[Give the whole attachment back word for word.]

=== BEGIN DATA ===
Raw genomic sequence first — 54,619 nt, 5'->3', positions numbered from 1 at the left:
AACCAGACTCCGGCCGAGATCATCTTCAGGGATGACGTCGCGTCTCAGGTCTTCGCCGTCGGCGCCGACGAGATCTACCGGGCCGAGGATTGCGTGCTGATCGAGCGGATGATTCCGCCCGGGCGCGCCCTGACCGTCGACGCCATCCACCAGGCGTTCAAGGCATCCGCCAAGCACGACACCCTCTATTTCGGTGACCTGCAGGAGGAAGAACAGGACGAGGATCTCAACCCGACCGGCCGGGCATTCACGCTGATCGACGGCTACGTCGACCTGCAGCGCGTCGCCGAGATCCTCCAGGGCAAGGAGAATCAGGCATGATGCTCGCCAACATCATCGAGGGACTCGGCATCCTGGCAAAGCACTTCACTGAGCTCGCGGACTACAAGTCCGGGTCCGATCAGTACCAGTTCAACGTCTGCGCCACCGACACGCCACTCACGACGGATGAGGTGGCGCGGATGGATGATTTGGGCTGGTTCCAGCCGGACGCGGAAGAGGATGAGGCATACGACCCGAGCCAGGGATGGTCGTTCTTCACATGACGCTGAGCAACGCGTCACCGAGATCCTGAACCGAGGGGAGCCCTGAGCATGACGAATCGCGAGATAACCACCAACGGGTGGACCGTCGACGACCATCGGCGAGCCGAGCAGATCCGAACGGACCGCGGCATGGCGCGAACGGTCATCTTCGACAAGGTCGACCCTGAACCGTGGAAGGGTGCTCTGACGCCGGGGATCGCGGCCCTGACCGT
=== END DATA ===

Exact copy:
Raw genomic sequence first — 54,619 nt, 5'->3', positions numbered from 1 at the left:
AACCAGACTCCGGCCGAGATCATCTTCAGGGATGACGTCGCGTCTCAGGTCTTCGCCGTCGGCGCCGACGAGATCTACCGGGCCGAGGATTGCGTGCTGATCGAGCGGATGATTCCGCCCGGGCGCGCCCTGACCGTCGACGCCATCCACCAGGCGTTCAAGGCATCCGCCAAGCACGACACCCTCTATTTCGGTGACCTGCAGGAGGAAGAACAGGACGAGGATCTCAACCCGACCGGCCGGGCATTCACGCTGATCGACGGCTACGTCGACCTGCAGCGCGTCGCCGAGATCCTCCAGGGCAAGGAGAATCAGGCATGATGCTCGCCAACATCATCGAGGGACTCGGCATCCTGGCAAAGCACTTCACTGAGCTCGCGGACTACAAGTCCGGGTCCGATCAGTACCAGTTCAACGTCTGCGCCACCGACACGCCACTCACGACGGATGAGGTGGCGCGGATGGATGATTTGGGCTGGTTCCAGCCGGACGCGGAAGAGGATGAGGCATACGACCCGAGCCAGGGATGGTCGTTCTTCACATGACGCTGAGCAACGCGTCACCGAGATCCTGAACCGAGGGGAGCCCTGAGCATGACGAATCGCGAGATAACCACCAACGGGTGGACCGTCGACGACCATCGGCGAGCCGAGCAGATCCGAACGGACCGCGGCATGGCGCGAACGGTCATCTTCGACAAGGTCGACCCTGAACCGTGGAAGGGTGCTCTGACGCCGGGGATCGCGGCCCTGACCGT